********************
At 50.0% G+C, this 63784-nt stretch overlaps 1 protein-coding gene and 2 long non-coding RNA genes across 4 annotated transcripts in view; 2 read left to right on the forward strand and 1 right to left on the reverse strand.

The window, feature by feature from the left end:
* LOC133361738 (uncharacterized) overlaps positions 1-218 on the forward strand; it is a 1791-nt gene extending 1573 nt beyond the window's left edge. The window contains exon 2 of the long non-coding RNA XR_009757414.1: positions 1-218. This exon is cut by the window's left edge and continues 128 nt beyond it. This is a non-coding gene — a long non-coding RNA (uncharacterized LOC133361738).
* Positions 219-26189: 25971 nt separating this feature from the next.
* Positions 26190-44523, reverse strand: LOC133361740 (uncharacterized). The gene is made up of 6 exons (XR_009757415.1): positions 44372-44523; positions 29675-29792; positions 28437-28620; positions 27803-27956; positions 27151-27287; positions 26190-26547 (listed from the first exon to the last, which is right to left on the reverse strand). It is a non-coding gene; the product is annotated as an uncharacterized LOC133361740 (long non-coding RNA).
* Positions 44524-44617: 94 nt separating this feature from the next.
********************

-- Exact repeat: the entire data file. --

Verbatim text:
At 50.0% G+C, this 63784-nt stretch overlaps 1 protein-coding gene and 2 long non-coding RNA genes across 4 annotated transcripts in view; 2 read left to right on the forward strand and 1 right to left on the reverse strand.

The window, feature by feature from the left end:
* LOC133361738 (uncharacterized) overlaps positions 1-218 on the forward strand; it is a 1791-nt gene extending 1573 nt beyond the window's left edge. The window contains exon 2 of the long non-coding RNA XR_009757414.1: positions 1-218. This exon is cut by the window's left edge and continues 128 nt beyond it. This is a non-coding gene — a long non-coding RNA (uncharacterized LOC133361738).
* Positions 219-26189: 25971 nt separating this feature from the next.
* Positions 26190-44523, reverse strand: LOC133361740 (uncharacterized). The gene is made up of 6 exons (XR_009757415.1): positions 44372-44523; positions 29675-29792; positions 28437-28620; positions 27803-27956; positions 27151-27287; positions 26190-26547 (listed from the first exon to the last, which is right to left on the reverse strand). It is a non-coding gene; the product is annotated as an uncharacterized LOC133361740 (long non-coding RNA).
* Positions 44524-44617: 94 nt separating this feature from the next.